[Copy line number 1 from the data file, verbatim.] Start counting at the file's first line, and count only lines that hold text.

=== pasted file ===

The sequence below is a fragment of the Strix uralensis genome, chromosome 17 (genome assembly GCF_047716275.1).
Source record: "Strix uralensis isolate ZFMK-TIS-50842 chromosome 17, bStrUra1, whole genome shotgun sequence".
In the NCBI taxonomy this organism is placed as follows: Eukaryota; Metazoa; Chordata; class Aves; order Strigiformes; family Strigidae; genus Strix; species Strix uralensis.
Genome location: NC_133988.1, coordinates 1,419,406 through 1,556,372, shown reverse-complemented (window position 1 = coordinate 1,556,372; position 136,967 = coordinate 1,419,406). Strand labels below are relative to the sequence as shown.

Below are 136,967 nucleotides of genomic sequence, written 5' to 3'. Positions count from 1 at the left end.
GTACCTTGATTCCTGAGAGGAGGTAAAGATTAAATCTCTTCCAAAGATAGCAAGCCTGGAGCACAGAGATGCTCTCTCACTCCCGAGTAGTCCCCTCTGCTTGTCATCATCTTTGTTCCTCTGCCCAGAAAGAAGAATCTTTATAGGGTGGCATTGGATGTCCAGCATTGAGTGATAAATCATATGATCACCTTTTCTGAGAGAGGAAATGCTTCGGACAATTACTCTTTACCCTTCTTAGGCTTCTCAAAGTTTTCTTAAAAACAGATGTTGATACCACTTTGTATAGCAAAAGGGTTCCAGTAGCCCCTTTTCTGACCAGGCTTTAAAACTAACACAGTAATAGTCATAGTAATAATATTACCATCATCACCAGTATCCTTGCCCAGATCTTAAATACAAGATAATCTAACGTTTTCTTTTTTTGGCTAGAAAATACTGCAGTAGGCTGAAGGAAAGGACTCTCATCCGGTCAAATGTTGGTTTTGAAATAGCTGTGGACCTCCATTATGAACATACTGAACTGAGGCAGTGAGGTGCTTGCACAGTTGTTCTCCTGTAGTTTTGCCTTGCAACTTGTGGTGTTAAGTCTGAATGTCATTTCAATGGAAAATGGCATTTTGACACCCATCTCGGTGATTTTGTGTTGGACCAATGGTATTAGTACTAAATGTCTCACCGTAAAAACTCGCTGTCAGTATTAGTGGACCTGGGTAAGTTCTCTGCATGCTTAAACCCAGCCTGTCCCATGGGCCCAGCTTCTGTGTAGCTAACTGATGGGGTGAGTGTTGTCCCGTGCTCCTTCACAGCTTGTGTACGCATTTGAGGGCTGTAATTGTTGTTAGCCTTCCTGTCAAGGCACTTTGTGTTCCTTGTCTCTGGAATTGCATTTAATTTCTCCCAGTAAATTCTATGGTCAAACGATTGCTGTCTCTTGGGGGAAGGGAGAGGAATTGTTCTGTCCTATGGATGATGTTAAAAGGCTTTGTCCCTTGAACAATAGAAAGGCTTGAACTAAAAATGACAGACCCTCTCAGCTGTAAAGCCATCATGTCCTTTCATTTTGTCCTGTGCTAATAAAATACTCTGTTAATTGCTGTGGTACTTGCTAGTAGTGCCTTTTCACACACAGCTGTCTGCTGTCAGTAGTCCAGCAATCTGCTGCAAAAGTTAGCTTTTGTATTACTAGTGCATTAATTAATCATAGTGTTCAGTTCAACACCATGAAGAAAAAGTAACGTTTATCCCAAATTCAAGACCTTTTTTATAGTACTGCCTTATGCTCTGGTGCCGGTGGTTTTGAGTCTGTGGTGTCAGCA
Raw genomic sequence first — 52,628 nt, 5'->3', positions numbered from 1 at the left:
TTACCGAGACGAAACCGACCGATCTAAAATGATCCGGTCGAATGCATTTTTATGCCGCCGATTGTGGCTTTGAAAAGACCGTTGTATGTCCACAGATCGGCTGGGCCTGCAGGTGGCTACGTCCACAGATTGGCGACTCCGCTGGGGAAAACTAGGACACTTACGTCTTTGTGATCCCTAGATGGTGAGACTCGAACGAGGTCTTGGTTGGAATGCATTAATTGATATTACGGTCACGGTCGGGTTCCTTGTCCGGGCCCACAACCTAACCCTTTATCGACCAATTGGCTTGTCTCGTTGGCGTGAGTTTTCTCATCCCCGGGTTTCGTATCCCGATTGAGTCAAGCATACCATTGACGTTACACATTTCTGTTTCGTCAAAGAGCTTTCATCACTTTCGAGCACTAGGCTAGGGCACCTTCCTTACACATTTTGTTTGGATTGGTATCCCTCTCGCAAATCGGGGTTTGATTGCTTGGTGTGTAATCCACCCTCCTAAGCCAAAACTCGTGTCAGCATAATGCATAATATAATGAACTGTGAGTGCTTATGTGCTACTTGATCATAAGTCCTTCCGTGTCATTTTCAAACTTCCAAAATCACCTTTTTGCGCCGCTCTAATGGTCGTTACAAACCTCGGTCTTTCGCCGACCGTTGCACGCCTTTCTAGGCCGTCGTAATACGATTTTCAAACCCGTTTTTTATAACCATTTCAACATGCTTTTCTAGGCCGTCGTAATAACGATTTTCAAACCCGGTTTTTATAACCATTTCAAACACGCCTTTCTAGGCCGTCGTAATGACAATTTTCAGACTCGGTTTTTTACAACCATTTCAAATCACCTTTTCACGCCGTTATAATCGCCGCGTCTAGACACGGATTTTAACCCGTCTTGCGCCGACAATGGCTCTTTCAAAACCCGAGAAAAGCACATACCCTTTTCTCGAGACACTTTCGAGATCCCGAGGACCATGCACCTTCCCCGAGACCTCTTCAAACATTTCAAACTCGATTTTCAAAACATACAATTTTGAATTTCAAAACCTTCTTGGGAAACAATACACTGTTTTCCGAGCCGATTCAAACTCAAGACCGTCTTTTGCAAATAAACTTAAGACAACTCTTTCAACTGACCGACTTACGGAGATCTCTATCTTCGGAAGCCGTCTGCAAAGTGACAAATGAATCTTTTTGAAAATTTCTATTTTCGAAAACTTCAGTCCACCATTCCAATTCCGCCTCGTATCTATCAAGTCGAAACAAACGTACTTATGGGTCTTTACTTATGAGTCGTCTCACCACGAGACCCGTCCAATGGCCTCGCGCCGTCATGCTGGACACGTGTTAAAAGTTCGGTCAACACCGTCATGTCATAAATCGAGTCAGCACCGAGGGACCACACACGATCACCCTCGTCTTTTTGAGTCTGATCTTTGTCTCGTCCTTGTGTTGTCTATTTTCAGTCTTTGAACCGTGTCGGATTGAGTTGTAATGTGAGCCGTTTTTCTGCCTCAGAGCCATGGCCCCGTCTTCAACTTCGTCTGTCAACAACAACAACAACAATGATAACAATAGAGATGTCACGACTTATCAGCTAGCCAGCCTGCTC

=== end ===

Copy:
The sequence below is a fragment of the Strix uralensis genome, chromosome 17 (genome assembly GCF_047716275.1).